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Tanztheater Wuppertal / Pina Bausch

November 8, 2014

Vollmond

Reviewed November 7, 2014                          

NAC Southam Hall, Ottawa

(Repeat performance November 8, 8 p.m.)

Silvia Farias Heredia in Vollmond, Photograph by Laszlo Szito

Silvia Farias Heredia in Vollmond
Photograph by Laszlo Szito

Vollmond, which means “full moon” or “high water,” is a lengthy work of dance theatre that focuses on the primal elements, especially water. From the sound a water bottle makes as it swishes through the air, or a dancer lighting her hair on fire, to the large slab of rock dominating centre stage and the nearly continuous sheets of rain falling from the ceiling, Vollmond takes us to the root of what influences humanity.

One of German choreographer Pina Bausch’s last works, created in 2006, the two-hour performance is rife with fairly random images and a plethora of vignettes that take us through ritualized courtship and conflict, played out by a dozen dancers of all ages and sizes.

Mostly, however, the men are playful and competitive, and the women are detached goddesses. Vollmond explores it all: a woman stands alone smacking herself all over her body while laughing hysterically; two men relax on their backs, head resting in arms folded overhead and spit out fountains of water; a “flower girl” sings of daisies, lilies of the valley and buttercups.

But most enchanting is the interaction of the dancers with the water. They row the deep pool at the back of the stage, they swim through it, the women drag their long hair through it and then whip their heads, spraying the water through the “sunlit” rain, they “dance” under the streaming sheets of rain, they throw buckets of water everywhere, the men pour water into women’s wine glasses until they overflow. And these are just snippets.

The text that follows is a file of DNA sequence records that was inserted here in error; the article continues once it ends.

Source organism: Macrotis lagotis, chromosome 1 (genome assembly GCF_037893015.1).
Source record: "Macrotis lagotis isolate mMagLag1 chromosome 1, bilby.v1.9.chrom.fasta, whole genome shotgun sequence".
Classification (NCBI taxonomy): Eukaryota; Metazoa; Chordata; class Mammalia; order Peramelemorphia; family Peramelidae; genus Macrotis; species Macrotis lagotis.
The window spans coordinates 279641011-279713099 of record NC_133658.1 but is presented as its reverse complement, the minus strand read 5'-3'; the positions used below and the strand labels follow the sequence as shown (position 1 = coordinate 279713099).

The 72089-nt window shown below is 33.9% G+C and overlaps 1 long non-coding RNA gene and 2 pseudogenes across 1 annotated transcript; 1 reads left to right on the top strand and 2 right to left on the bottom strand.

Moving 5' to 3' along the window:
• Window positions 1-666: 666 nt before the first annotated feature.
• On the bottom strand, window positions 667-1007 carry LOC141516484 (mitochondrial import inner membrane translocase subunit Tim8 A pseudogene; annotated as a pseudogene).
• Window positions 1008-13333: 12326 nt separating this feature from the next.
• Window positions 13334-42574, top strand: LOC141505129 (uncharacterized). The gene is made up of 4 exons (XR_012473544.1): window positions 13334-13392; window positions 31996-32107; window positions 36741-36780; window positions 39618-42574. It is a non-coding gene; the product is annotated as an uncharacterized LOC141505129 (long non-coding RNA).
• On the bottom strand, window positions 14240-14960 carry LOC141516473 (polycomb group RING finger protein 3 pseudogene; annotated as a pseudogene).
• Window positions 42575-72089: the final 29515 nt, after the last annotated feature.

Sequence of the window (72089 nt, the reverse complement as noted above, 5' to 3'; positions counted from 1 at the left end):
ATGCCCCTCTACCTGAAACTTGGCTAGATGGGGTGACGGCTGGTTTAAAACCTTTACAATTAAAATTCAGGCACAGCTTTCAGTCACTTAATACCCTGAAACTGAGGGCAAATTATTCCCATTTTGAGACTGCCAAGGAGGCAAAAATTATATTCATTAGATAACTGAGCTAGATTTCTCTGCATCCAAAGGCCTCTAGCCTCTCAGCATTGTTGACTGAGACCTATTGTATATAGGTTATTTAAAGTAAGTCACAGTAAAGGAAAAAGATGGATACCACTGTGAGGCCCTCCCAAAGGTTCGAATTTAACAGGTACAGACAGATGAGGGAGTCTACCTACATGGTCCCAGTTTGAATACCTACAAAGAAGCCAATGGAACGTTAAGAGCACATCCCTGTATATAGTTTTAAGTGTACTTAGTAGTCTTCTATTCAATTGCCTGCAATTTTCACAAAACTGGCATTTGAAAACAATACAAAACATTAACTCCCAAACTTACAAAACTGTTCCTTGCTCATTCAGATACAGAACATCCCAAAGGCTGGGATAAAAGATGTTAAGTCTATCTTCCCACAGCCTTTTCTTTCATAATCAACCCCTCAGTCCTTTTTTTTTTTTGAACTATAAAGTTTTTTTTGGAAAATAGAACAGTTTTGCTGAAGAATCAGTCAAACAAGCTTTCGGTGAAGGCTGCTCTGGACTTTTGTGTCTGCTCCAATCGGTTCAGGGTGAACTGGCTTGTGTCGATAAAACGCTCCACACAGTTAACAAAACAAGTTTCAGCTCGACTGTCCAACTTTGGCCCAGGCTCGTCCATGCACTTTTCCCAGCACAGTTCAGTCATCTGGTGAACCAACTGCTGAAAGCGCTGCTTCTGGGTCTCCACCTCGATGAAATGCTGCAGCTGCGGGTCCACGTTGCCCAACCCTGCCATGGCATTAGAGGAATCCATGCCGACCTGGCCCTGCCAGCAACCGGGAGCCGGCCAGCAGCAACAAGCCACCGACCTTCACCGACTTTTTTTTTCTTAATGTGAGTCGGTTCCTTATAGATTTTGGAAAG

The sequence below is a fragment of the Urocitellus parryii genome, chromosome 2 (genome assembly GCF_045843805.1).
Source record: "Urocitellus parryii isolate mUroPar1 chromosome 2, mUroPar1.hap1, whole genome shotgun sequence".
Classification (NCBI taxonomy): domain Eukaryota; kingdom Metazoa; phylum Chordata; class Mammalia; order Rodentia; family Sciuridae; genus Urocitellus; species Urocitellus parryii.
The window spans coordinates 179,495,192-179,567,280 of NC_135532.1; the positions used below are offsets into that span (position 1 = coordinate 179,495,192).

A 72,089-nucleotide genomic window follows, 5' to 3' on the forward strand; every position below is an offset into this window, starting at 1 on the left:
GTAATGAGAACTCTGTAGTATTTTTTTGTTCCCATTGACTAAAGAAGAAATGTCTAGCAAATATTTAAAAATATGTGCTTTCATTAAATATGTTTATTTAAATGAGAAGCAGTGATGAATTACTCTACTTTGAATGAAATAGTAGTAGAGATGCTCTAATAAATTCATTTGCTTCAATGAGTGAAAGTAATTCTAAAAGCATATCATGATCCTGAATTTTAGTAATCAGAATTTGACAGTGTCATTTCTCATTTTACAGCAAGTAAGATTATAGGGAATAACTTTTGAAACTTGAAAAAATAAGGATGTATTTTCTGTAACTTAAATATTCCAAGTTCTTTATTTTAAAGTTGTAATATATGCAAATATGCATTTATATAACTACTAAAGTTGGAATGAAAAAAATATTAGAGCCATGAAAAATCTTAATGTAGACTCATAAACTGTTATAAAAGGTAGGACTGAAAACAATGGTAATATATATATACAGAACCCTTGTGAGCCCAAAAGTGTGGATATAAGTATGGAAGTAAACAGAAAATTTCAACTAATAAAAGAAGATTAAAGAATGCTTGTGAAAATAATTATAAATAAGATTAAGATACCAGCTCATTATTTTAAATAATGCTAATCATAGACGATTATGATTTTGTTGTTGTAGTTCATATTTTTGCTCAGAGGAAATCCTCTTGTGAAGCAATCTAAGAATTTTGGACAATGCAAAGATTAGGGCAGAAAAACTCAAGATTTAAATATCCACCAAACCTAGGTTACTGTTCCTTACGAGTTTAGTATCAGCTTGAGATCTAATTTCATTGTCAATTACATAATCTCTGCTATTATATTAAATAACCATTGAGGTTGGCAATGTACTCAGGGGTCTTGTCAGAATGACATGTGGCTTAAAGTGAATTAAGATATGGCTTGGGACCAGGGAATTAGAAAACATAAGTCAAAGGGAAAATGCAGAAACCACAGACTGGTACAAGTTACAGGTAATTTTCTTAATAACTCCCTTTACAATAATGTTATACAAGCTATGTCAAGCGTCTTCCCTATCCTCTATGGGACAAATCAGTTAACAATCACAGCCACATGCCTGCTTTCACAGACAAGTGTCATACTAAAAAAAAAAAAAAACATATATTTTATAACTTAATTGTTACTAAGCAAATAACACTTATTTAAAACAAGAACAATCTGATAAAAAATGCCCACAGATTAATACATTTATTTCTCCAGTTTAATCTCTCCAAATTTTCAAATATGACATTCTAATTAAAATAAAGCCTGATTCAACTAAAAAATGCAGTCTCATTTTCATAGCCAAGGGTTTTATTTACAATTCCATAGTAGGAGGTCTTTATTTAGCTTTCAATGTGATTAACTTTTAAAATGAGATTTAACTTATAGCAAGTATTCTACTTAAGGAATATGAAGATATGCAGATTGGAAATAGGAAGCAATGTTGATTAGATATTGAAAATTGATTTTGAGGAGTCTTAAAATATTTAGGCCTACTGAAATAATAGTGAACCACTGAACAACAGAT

The dancers’ reactions with one another range from intimate to threatening. There’s hunger, longing, sadness and pleasure, temptation, frustration, humor and solitude. Anything can happen on a Bausch-set stage.

And the highlight of the stage is the set: the backdrop sheet of rain twists magically into folds, accompanied by the soft hypnotizing sound of drops.

Over her 40-plus-year choreographic career, Bausch played out her genius, as well as her darkest and most humorous fantasies on the stage. Surely one of the world’s most innovative and brilliant dance theatre makers, Bausch has influenced generations of choreographers who have followed.

A complex and enigmatic creative force, Bausch took over the German Wuppertal Opera Ballet in 1973, transformed it into Tanztheater Wuppertal and ushered in a new era of expressive modern dance. Until her sudden death five years ago, she was known for her high drama, startling and provocative images and zany activities.

The last time I saw Bausch was 10 years ago, her first appearance in Ottawa since 1985. Whatever you might think of her work, it’s worth seeing a Bausch performance at least once, if only to witness a unique experience.

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From → Contemporary

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